Winter is the time for cuddling up on the couch with a soulmate and binging on Netflix. Now that spring has arrived in full, however, the lure of the romantic spring fling is almost too much to resist. Of course, just because the force is strong this season doesn't mean you should necessarily indulge it. After all, a good old fashioned no-strings-attached romance is fantastic in theory, but is it ever really free of complications? I'm not so sure about that!
How, then, do you enjoy a fun and free affair without inexplicably ending up desperately in love or up to your ears in trauma? In affairs of the heart, as in all things, let literature be your guide. Although it's usually the star-crossed lovers celebrated by the canon, if you know where to look, you'll find prime examples of the perfect spring fling, alongside plenty of books detailing exactly what to avoid if you're pursuing your own light romance. So, if you find yourself in search of a spirited romp that lasts just as long as a school break, preface your fling with a quick look at these 9 books that explore the art of the affair.
The Museum of Innocence by Orhan Pamuk
I would advise against ever entering into an affair with someone who is, shall we say, otherwise engaged... especially if the individual in question is actually engaged, as is the case in Orhan Pamuk's stunning ode to the strange and powerful allure of desire. Pamuk's protagonist finds himself ensorceled by a shop girl on the eve of his engagement, and over the next eight years passion morphs into obsession as Kemal dives wholeheartedly into the swift current of his own desire. Let this exceptional novel draw you in, and consider it a worthy guide to avoiding those flings that may just lead you down the path to the dark side.
We Were Liars by E. Lockhart
There's nothing like a holiday getaway to set the scene for spontaneous romance, and Lockhart sweetens the deal by setting her stirring novel within the sheltered enclave of a private island off the coast of Martha's Vineyard. As young love manifests, the world changes in an instant one fateful night. Both an ode to the power of the singular moment and a striking look at the summer romance, E. Lockart's We Were Liars is a powerful addition to the literature of the love affair.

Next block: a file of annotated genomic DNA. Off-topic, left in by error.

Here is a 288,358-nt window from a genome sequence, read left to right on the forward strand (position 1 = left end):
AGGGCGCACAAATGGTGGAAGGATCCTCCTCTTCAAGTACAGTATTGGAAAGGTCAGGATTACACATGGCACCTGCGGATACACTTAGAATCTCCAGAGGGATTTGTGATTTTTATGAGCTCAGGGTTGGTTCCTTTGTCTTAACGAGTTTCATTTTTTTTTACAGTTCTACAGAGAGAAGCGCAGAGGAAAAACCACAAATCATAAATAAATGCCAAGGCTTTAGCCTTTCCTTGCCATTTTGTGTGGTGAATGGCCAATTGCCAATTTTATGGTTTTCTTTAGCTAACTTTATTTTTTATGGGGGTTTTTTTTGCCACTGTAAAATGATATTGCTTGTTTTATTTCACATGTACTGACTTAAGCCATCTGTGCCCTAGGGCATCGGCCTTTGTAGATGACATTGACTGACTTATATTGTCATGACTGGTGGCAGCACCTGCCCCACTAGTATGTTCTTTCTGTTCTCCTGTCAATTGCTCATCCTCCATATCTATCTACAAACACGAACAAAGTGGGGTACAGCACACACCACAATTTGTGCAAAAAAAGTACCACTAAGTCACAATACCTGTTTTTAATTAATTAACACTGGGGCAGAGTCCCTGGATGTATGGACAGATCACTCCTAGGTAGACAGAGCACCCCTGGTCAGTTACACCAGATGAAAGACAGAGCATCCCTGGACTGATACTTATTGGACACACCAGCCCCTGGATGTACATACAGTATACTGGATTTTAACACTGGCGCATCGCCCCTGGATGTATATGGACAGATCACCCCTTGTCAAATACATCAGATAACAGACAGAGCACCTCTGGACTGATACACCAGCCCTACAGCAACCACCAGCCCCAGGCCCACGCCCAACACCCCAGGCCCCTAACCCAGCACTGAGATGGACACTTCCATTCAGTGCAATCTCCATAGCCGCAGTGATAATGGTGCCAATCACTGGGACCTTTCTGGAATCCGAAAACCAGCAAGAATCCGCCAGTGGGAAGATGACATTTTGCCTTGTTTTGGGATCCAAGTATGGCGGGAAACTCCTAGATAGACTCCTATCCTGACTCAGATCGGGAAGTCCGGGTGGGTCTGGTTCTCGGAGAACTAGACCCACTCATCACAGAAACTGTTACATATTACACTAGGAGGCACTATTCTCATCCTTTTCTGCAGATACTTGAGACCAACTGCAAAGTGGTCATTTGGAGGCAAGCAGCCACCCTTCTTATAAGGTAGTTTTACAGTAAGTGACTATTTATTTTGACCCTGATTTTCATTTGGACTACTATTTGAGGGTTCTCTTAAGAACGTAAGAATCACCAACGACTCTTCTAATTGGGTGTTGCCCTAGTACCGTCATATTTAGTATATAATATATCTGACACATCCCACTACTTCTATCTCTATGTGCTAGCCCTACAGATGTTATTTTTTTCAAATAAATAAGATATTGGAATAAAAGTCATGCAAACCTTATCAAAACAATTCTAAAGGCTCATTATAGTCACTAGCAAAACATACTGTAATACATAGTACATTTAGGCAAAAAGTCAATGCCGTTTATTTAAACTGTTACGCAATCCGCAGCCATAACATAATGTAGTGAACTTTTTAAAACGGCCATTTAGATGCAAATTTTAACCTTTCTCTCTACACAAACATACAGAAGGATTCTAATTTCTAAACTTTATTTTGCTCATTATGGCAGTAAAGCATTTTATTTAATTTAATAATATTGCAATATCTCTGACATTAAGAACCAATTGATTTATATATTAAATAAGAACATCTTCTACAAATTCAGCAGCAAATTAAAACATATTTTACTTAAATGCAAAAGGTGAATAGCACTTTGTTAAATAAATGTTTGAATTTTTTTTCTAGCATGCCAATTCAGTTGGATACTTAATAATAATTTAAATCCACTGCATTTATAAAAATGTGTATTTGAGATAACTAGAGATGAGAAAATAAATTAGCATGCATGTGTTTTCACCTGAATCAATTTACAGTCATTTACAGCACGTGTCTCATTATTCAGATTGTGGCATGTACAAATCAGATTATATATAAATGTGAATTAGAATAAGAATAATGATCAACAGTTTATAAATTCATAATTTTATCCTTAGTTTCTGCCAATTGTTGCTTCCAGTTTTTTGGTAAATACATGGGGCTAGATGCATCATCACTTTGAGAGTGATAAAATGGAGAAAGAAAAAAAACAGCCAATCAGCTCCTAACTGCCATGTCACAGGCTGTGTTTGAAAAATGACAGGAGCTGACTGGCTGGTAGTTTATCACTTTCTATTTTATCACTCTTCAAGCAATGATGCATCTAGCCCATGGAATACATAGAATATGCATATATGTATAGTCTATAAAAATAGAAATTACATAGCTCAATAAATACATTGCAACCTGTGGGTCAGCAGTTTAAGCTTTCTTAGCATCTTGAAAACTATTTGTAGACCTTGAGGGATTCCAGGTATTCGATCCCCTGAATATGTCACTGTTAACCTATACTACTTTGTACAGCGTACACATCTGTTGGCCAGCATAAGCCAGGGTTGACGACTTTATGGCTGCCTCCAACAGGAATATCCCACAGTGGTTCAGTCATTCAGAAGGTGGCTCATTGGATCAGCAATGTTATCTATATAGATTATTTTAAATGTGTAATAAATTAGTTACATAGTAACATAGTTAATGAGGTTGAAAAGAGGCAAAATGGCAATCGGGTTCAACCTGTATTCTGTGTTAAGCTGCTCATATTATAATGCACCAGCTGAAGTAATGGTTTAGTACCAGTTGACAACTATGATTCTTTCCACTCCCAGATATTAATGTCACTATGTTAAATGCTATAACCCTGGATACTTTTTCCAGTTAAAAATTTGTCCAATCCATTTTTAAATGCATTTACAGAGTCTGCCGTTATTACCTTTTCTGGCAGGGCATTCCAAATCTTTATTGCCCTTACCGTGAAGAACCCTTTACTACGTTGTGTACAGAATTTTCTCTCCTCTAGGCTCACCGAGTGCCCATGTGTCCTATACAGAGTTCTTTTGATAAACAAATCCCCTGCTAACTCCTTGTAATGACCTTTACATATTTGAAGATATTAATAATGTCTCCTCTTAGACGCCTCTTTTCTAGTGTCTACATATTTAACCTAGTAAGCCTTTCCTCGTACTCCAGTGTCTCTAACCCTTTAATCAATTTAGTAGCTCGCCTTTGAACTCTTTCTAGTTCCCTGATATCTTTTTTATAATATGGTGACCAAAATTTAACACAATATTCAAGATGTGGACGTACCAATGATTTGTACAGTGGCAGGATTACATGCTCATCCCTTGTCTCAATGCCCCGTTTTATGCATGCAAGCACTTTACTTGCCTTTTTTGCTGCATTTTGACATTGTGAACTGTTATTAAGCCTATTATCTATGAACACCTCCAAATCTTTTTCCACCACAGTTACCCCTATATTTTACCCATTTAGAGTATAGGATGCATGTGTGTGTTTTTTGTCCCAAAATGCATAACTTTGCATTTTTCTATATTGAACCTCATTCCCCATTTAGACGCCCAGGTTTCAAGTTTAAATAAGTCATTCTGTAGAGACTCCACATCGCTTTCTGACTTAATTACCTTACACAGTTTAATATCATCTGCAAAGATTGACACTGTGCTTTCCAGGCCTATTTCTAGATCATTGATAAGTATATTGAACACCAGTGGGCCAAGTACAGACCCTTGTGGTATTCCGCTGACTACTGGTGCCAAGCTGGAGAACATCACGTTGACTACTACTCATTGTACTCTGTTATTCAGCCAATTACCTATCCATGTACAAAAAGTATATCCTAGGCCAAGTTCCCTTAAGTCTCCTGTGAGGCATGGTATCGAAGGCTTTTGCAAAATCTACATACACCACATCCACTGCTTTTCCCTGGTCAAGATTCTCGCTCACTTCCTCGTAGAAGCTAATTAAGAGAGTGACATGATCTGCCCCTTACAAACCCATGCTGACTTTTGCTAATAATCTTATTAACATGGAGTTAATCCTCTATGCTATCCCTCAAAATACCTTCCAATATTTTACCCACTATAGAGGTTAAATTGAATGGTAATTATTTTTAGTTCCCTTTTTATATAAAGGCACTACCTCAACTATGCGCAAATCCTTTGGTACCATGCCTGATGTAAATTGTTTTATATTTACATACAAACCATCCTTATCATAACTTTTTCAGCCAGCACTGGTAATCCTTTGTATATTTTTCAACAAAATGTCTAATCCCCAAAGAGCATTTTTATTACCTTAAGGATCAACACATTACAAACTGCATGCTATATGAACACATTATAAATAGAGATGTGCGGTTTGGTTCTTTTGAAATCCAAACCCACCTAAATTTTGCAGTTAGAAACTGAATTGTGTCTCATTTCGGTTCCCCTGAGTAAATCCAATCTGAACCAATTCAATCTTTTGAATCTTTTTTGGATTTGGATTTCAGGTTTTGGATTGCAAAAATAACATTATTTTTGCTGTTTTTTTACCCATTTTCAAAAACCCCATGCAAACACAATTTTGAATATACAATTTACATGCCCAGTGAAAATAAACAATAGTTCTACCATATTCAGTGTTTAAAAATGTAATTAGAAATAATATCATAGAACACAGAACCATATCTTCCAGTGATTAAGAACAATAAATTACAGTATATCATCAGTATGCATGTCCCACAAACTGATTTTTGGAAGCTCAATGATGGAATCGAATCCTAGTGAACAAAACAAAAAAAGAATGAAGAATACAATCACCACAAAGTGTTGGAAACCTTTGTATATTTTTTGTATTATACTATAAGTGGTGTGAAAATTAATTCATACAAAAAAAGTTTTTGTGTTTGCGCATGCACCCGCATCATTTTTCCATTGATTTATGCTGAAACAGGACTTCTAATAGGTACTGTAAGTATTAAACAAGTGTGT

This is What Happy Looks Like by Jennifer Smith
There's spring fling fiction that defies expectation and sets us off on a different path, and then there's the novel as wish fulfillment. If you'd like to linger in the realm of fantasy and imagine the outcome of a dream come true, Jennifer E. Smith's This is What Happy Looks Like is the book for you. A movie star, a small-town girl, and a long hot summer — what more could you possibly need?
The Angel Esmerelda by Don DeLillo
Don DeLillo's lush, spare, and pointed prose captures the contemporary moment with uncanny insight. Within The Angel Esmerelda, DeLillo shares nine short stories, one of which may just be the ultimate exploration of the vacation romance. On a small tropical island where a small crowd of tourists desperately clamor for a flight out of paradise, two strangers find themselves thrown together in limbo. Sultry, strange, and serious, DeLillo's portrait of a time-limited tryst may just be the best there is.
The Love Affairs of Nathaniel P. by Adelle Waldman
Nate Piven, Adelle Waldman's acerbic, infuriating protagonist, has his pick of partners, yet he never strays far from the fling. Following Piven through life and love, Waldman plots out the arc of the affair with wit and wisdom. If you like your flings with a hardy dash of the hipster and a tasteful sprinkle of bemused detachment, The Love Affairs of Nathaniel P. is just the book for you.
Lady Chatterley's Lover by D. H. Lawrence
Over the years Lady Chatterly's assignation with her gamekeeper has become perhaps the most famous love affair in literary history. If your local library's copy hasn't already been smuggled out and hoarded under the bed of a high school student, don't waste any time digging into this luscious tale of lust and letting go, and pick up your own.
Oranges are Not the Only Fruit by Jeanette Winterson
A heartbreaking account of one young girl's exalted exploration of her own blossoming sexuality, Winterson's novel is punctuated by intolerance and exorcisms as religious enthusiasm takes its toll on adolescent experience. With delicate grace and unflinching honesty, Winterson follows the affair to its uncertain conclusion, and unmasks its imperfect beauty in the process.
Delirium by Lauren Oliver
In a dystopic future where love has been banished and the government doles out a cure for passion upon every citizen's 18th birthday, one young girl finds herself on the cusp of something truly dangerous. It all happens after a chance encounter with a mysterious boy living in outright defiance of government control on the margins of society. Because there's no affair like an illicit fair, the story of Lena and Alex lends a little something special to the fiction of the fling.
Obedience by Jacqueline Yallop
Set in the thundering fog of World War II, Obedience follows Sister Bernard as she embarks on an illicit affair with a young Nazi soldier and confronts the lasting effects of lust and the complicated nature of love. Rich with historical detail and unrelenting in narrative exposition, Obedience is an unusual take on the varied effects of the fling that forces a confrontation with the immortal question of love versus lust.
Image: damien_p58 / Flickr